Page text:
Neck Pain

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Non Specific Neck Pain
  • Symptoms
    Neck pain is a very common problem affecting 60-70% of the population at some point in their lives. These symptoms can vary from very sharp pain with restricted movement to dull, aching and burning in the surrounding shoulder and shoulder blade muscles. In some cases, symptoms may travel down the arm to the hand causing pain or numbness and tingling. In more severe cases significant weakness is noted in the arm or hand.
  • Causes
    The neck is a very mobile structure allowing for movement in many directions. Because of this mobility, the neck can be vulnerable to injury and disorders that produce pain and restrict motion. The cause of neck pain can occur from poor computer posture, falls, whiplash or often for unknown reasons. Common neck problems can consist of facet syndromes, herniated discs, osteoarthritis as well as muscular pain and tension. For many people, neck pain is a temporary condition that disappears within several days, but for others underlying stiffness and weakness can predispose the neck to further injury and prolong the painful situation.
  • Relief
    Manual therapy interventions are found to be very beneficial in treatment of the cervical spine. Techniques of joint mobilization, deep tissue mobilization and muscular retraining are proven to be significantly effective treatments. Manual and mechanical traction is found to be effective in cases of nerve compression. An individualized exercise program is developed for each patient’s specific problem often focusing on the deep neck muscles and the postural muscles of the shoulders and shoulder blades. Education on proper techniques and postures for work, athletic and daily activity is an essential component of treatment.
Acute Cervical Sprain/Strain
  • Symptoms
    Acute neck pain is usually described as a sudden locking while turning the head or following sustained periods of looking up or down. Occasionally, patients awake with a “crick” or a “wry neck” for no particular reason. Both of these situations can cause very sharp, specific pain especially in one particular direction. Very often turning the head to look over either shoulder is the most painful and is usually very limited. Frequently, there is a moderate amount muscle spasm associated with these specific movements. This can significantly limit the ability to perform normal activity such as driving, looking up, looking over your shoulder or raising your arms overhead. There are usually no symptoms in the arms or hands.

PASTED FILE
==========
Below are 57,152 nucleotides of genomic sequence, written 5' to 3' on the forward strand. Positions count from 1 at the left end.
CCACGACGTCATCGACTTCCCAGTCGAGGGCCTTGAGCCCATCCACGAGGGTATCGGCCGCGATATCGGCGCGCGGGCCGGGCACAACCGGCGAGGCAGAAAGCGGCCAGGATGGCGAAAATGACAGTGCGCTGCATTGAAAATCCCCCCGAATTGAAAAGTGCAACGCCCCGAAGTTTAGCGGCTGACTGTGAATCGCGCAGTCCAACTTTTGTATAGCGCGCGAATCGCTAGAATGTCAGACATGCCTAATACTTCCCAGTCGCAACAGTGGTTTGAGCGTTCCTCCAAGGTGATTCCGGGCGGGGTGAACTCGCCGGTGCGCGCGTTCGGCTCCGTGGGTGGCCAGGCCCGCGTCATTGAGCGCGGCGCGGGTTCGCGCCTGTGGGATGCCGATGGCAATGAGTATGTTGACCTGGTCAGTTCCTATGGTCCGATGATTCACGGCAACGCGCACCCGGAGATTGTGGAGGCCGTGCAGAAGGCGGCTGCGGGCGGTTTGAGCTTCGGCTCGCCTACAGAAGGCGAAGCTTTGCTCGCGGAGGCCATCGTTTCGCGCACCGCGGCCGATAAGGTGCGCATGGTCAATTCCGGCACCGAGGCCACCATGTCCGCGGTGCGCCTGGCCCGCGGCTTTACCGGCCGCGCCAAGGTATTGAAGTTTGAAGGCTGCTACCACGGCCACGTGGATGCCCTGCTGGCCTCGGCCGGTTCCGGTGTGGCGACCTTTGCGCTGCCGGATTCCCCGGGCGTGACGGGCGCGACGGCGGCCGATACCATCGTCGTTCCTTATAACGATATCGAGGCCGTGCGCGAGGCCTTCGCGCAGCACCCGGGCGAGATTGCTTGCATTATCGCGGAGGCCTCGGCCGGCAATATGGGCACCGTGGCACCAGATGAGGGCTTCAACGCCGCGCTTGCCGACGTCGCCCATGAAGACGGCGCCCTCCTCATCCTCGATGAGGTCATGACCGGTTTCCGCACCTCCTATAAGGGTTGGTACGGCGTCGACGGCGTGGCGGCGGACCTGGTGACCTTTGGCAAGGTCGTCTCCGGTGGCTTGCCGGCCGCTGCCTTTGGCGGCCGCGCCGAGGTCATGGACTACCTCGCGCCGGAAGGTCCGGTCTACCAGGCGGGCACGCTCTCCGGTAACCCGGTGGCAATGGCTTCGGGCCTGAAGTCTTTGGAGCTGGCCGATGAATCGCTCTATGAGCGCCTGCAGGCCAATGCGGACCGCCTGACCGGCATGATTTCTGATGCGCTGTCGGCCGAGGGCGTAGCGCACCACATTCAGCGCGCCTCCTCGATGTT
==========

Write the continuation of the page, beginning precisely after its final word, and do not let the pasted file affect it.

• Causes
    The onset of an acute cervical sprain or locking can have several underlying causes. Obviously any type of trauma such as sporting activity or a minor whiplash type injury can cause these joints to become swollen and inflamed. Often, the onset of this condition is unexplained which can suggest there is too much movement (hypermobility) in the specific joints in the neck called facet joints. Poor muscular control of the movement in the neck is called instability. When instability is the cause, patients will often have a frequent history of this same condition. Poor sitting postures can be an underlying cause to this condition due to the improper use of the neck and shoulder muscles.
  • Relief
    Manual therapy is found to provide a significant reduction in pain and increased ability to move in a very short time frame, usually no more than 1-2 visits. Techniques of joint mobilization, deep tissue mobilization and muscular retraining are proven to be significantly effective treatments for this condition. Assessment and treatment of the underlying cause for this condition such as poor sleeping habits, neck weakness, postural stresses and associated areas of stiffness are the key to long term relief and reduction in re-injury. A key component for this condition is patient education. An individualized exercise program is developed for each patient’s specific problem often focusing on the deep neck muscles and the postural muscles of the shoulders and shoulder blades. Modalities such as ice and electrical stimulation are utilized to reduce the acute inflammation and pain.